The zeroes of a function
are the *x*-values where the graph of the function intersects the *x*-axis. Another name for the zero of a function is the x-intercept of a function.

In order to find the
zeroes of a function, a graph must already be displayed on the screen. To learn
how to enter and graph a function, go to **Graphing
a Function**. Note that the function,
**=** , below crosses
the *x*-axis in 3 places; thus, there are 3 zeroes.

To find one of the
zeroes, press **2nd TRACE [CALC], **then select **2:Zero**.

To locate the leftmost zero, use
the **Left Arrow Key ** to move the flashing cursor slightly to the left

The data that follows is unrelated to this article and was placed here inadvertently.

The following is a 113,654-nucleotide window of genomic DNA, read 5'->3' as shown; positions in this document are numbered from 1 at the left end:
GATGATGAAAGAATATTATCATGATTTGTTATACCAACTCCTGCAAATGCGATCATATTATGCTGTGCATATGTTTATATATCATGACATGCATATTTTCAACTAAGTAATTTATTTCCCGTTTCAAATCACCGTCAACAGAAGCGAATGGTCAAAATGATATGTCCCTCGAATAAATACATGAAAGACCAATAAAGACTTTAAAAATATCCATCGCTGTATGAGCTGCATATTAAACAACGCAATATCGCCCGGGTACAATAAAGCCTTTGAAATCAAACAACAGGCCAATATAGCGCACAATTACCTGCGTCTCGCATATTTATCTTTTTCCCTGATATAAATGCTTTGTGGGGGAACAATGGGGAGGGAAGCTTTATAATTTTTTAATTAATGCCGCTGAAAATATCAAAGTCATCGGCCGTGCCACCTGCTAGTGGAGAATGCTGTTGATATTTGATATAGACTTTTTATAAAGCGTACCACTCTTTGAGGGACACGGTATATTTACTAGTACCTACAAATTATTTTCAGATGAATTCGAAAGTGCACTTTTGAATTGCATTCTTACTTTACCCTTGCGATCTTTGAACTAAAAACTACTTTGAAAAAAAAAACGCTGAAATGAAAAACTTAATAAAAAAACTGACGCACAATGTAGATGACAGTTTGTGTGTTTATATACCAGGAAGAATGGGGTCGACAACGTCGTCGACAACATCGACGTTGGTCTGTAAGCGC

of the zero, then press **ENTER. **

A right arrow above the graph marks the left bound selection.

Now use the **Right**
**Arrow Key** to move the flashing cursor slightly to the right of the zero,
and then press **ENTER.**

Note that both the left bound and right bound are marked with small arrows above the graph.

Now move the cursor as close to
the zero as possible and then press **ENTER **again**. **The last screen
shows that this zero is approximately *x *= -2.33.

The other two zeros
may be calculated by repeating the above process for each of them. Below are
the results.

The results are approximately *x* = 0.20 and *x* = 2.13.

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